The coast was clear today. So I rode along it. Cyclists ‘doing the Baltics’ usually follow the coastline, whereas my End to End of Latvia is mostly inland.
(The joke being, of course, that you rarely see the sea from Latvia’s ‘coastal’ roads: they’re generally a few hundred metres away from shore, screened by pine trees. Be wary of what you read in some glossy, coffee-table, global-bike-route books. Some are a bit overenthusiastic. I know this. Because I wrote some of them.)
Anyway, today was the nearest my End to End will get to cycling the coast, like those intrepid riders who cycle-camp the entire 3,700-mile North Sea Cycleway.
There’s a decent series of bike paths west out of the centre of Rīga to the coast. These are very easy to navigate if you know the trick, which is to wait till you see two bike tourists loaded up with Ortliebs and Garmins, and follow them.
At least the signs aren’t confusing. Because there aren’t really any.
It was sunny, bright and already hot. That cycle route soon becomes a car-free path alongside the railway and through cool woods all the way to Jūrmala, effectively Rīga-by-the-Sea, though it can feel like Moscow-by-the-Sea: the only language I heard spoken was Russian as I breakfasted on the beach with my supermarket pastries.
Jūrmala feels a salubrious, upmarket sort of place, with some well-scrubbed buildings and a very fine, busy beach boasting some marquee bars and restaurants beyond my budget.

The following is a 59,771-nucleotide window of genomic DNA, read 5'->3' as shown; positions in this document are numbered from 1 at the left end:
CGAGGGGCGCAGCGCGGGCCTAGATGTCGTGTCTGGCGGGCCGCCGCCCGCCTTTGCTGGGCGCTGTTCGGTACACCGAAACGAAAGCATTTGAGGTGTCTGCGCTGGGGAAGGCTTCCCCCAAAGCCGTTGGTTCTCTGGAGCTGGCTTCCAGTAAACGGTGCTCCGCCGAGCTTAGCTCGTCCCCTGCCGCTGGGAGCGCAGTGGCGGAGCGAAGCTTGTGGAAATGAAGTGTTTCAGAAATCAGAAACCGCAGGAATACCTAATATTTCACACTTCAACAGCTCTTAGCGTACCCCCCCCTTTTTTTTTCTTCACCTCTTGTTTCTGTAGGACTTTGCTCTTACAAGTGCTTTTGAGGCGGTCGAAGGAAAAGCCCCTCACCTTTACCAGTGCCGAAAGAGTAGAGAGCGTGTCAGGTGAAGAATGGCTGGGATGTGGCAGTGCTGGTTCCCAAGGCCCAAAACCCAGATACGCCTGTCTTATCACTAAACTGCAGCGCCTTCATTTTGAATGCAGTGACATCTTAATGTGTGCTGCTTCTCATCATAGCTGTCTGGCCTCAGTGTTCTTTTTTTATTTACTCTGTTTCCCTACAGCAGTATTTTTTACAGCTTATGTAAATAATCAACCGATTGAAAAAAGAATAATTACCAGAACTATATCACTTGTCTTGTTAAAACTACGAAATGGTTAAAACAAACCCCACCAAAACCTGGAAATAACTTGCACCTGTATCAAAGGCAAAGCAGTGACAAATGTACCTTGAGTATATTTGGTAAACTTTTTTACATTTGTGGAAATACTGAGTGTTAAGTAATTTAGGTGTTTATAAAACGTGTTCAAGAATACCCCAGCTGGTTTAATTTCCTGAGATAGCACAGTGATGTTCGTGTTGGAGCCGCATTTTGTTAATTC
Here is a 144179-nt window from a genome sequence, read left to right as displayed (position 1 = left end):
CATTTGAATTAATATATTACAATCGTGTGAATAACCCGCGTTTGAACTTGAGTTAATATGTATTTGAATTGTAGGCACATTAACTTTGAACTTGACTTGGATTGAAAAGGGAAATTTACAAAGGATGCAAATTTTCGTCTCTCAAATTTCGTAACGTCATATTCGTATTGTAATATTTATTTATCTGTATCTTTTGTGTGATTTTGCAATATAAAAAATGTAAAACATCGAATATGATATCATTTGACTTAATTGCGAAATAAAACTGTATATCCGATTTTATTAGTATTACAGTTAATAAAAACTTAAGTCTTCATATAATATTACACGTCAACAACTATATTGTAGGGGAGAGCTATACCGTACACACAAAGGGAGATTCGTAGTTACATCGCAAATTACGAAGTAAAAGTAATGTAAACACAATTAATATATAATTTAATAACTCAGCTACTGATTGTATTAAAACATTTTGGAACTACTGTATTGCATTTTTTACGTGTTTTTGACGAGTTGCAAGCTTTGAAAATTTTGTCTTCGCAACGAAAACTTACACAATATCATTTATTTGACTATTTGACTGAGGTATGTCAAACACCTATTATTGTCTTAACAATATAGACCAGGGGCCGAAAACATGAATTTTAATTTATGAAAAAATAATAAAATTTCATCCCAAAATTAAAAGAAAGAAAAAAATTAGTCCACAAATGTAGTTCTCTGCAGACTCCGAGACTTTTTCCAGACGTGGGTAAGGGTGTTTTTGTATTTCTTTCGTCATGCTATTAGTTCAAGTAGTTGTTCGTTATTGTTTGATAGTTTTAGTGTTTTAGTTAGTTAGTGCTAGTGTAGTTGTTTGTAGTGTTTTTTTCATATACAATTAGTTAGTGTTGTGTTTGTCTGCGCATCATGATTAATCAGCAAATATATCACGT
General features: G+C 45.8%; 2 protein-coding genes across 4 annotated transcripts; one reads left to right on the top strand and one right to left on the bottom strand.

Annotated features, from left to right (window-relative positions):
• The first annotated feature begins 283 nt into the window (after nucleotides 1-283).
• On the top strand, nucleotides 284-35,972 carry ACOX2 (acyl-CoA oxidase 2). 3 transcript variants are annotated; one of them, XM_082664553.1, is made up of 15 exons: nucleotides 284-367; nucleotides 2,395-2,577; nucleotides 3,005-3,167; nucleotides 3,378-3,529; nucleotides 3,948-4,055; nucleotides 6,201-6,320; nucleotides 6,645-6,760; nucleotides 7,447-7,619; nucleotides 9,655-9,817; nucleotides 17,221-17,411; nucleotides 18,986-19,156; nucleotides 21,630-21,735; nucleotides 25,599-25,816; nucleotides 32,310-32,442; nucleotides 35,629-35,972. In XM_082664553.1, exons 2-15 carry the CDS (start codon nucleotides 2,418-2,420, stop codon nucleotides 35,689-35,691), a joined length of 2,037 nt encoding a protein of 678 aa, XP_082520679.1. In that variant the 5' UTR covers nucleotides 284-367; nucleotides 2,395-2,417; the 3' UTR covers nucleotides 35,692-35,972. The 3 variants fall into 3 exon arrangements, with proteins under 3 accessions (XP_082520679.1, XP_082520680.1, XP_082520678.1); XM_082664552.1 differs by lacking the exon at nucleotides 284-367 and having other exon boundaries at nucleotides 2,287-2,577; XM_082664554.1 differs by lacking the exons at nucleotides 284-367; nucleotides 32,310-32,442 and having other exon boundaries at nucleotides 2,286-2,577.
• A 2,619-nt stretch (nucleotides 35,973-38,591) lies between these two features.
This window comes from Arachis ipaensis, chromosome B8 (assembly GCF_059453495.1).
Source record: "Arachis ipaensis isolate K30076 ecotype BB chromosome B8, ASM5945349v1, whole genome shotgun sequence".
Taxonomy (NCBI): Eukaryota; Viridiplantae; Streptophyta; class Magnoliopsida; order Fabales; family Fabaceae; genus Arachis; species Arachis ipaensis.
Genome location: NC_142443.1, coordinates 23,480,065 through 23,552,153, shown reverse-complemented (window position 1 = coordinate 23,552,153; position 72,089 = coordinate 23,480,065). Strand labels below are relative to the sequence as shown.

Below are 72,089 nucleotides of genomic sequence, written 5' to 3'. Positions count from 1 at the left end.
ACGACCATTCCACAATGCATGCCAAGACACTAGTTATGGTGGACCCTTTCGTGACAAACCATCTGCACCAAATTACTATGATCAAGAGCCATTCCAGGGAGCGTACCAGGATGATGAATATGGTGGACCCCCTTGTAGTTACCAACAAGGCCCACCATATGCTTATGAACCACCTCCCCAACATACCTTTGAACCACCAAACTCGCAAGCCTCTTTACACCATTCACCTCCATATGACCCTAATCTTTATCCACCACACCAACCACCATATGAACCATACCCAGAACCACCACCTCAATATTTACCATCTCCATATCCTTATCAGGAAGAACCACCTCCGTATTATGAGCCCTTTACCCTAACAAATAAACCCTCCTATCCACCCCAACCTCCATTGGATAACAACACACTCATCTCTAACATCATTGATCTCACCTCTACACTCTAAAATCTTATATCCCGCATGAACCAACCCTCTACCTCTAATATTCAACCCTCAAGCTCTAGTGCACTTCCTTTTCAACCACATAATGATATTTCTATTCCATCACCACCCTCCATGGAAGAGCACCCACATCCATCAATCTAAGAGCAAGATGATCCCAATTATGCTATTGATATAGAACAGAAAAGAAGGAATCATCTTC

No tacky British-style amusement arcades, fairground rides or chip shops here. And no shabby, hollow-faced men trying too sell you skunk, like in Blackpool or Scarborough. No. This is more a cocaine sort of place.
Pastried up, and having cycled a few hundred yards of boardwalk along the beach, I headed out of Jūrmala along the roadside paths past well-to-do villa houses. An hour later I was still heading out of Jūrmala along the roadside paths past well-to-do villa houses: the place goes on a long way.
Eventually the residential area faded away and my route became a roadside path, or the road itself, on the long long straight flat way ‘along’ the coast. The only glimpses you get of the sea, though, are down sandy paths or narrow lanes through the pine woods that line the road forever. It’s a bit monotonous, to be honest. And repetitive. The same thing over and over again. Like being in a loop.
It’s a bit monotonous, to be honest. And repetitive. The same thing over and over again. Like being in a loop.
It’s a bit monotonous, to be honest. And repetitive.
You get the idea.
However, it was bright and sunny and hot – almost too hot, here north of Edinburgh, who knew?, clearly all 1.9 million Latvians, that’s who – and I was very happy just trundling along.
I went through a series of ‘fishing villages’, though Cornwall it’s not: more a series of strung-out houses half-hidden behind trees, bus stops (you’re never far from a bus stop in Latvia), and occasional clusters of stalls selling fresh seafood and restaurants. Not cheap; western European prices. My lunch herring fillets came from the supermarket.